Madagascar is a particular language : it may seem very strange at first listen, that we are found virtually no French-sounding.

Literal translations may seem fun, hence the fact that you can understand a sentence distinguishing a few words you have learned before your trip to Madagascar.

A typical intonation islands

The Malagasy language approximates somewhat, by nature, languages ​​spoken in Malaysia, in the Phillippines, Indonesia, Tahiti or New Zealand. Because, all are from the same old common language. The little bulky side, dragging and asked phrases uttered by the Malagasy is, on the other hand, comparable to the languages ​​spoken in the Indian Ocean.

Sometimes amusing extension to words

Learning the Malagasy language is not done in a snap. Indeed, Malagasy vocabulary tends to be odometer, but your first words can be a fun time to share with your hosts, appreciate that whatever happens your effort to try to adapt to Madagascar time to stay.

Pronunciation and Accent Malagasy

And Malagasy vocabulary requires the use of the Latin alphabet modern, certain sounds, however, no equivalent and are represented by two or three letters. Also, the c, q, u and w have no place in the Madagascar spelling. To give you an idea, "o" wrote to say [or], the "e" is pronounced orally, words containing [tr] or [dr] Speak with sounds [tch] and [dz] respectively, while the words containing [to] speak out [O]. Finally, the last vowel is not pronounced and is silent, without exception.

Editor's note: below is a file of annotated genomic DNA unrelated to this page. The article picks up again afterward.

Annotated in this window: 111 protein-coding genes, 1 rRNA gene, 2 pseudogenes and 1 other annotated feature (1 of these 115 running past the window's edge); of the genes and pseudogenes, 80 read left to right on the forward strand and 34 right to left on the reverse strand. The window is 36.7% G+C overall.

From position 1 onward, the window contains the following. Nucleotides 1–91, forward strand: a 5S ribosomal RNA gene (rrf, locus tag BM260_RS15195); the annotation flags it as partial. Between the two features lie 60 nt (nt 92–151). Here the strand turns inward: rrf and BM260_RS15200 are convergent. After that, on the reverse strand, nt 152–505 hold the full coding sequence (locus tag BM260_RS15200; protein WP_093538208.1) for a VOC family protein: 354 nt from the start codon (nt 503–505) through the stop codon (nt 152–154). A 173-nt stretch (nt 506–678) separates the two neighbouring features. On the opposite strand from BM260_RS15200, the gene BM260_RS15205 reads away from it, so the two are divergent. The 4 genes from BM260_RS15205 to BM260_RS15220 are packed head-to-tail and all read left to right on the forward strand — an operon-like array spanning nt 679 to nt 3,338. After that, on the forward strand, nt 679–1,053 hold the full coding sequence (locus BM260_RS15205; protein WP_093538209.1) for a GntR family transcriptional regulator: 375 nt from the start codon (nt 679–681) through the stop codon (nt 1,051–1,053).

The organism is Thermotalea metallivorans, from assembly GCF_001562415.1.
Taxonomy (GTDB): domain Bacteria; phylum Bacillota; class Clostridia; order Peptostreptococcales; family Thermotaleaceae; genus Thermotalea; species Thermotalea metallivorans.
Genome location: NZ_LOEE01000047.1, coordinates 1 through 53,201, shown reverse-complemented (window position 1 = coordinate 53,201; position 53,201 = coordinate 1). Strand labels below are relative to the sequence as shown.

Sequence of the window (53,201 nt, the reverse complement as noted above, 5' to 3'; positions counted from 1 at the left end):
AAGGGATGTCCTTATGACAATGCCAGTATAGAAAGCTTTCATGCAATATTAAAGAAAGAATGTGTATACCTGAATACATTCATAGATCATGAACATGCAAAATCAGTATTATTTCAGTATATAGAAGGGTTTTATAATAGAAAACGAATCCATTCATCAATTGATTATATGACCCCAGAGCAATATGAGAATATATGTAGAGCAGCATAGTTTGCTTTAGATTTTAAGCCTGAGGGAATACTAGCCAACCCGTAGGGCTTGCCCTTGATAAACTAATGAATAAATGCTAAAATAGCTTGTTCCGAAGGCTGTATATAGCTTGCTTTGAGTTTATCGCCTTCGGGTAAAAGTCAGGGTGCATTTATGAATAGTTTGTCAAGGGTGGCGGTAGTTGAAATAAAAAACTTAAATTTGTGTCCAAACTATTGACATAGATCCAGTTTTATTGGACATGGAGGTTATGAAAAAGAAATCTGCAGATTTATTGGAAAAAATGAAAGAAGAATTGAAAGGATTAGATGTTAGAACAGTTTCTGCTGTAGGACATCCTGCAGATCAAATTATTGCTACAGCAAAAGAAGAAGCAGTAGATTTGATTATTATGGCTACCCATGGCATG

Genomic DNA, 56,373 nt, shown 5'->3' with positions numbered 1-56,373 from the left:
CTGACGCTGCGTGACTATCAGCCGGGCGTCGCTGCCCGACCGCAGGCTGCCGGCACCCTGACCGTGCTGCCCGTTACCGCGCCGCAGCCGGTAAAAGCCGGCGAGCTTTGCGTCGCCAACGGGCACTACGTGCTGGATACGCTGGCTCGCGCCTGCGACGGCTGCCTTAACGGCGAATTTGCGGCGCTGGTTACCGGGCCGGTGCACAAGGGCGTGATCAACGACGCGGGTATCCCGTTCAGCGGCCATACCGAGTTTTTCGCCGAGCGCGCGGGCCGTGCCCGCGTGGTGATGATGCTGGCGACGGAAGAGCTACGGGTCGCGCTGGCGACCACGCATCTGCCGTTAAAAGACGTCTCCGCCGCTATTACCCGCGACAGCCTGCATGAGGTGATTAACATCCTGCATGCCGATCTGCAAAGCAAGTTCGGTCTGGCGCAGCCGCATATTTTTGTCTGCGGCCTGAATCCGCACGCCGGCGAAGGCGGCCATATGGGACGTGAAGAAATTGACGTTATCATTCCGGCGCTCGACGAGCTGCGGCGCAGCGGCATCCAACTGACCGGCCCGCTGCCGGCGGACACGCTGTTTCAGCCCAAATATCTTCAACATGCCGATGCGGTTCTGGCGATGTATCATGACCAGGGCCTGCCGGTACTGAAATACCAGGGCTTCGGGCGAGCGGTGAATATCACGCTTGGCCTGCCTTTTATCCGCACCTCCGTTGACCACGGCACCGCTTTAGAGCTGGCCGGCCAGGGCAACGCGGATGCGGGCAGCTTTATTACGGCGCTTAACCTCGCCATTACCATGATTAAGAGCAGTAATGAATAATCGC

otherwise, Madagascar is governed by numerous rules and other regional exceptions, grammar and pronunciation. You will need to practice some time, and especially, do not hesitate to ask your contacts to correct you, even if they make the effort to read what you say without interrupting.

Basic Expressions / common words

English Malagasy
Hello / good evening Salama
How are you ? Manao ahoana ianao ? ?
Very well, thank you, and you ? Tsara fa misaotra, ary ianao ?
Do you speak French / English ? Frantsay/Anglisy ve ianao ?
I understand / I do not understand Ahiko / Tsy ahiko
Pardon Azafady
Goodbye Veloma
welcome Tonga soa
Thank you (many) Misaotra (betsaka)
Excuse me / SVP Azafady
I am French(e) Frantsay aho
My name is… … no anarako
No thanks Tsia fa misaotra
Yes / No Ia / Ah-ah
You're welcome / You're welcome Tsy misy fisaorana

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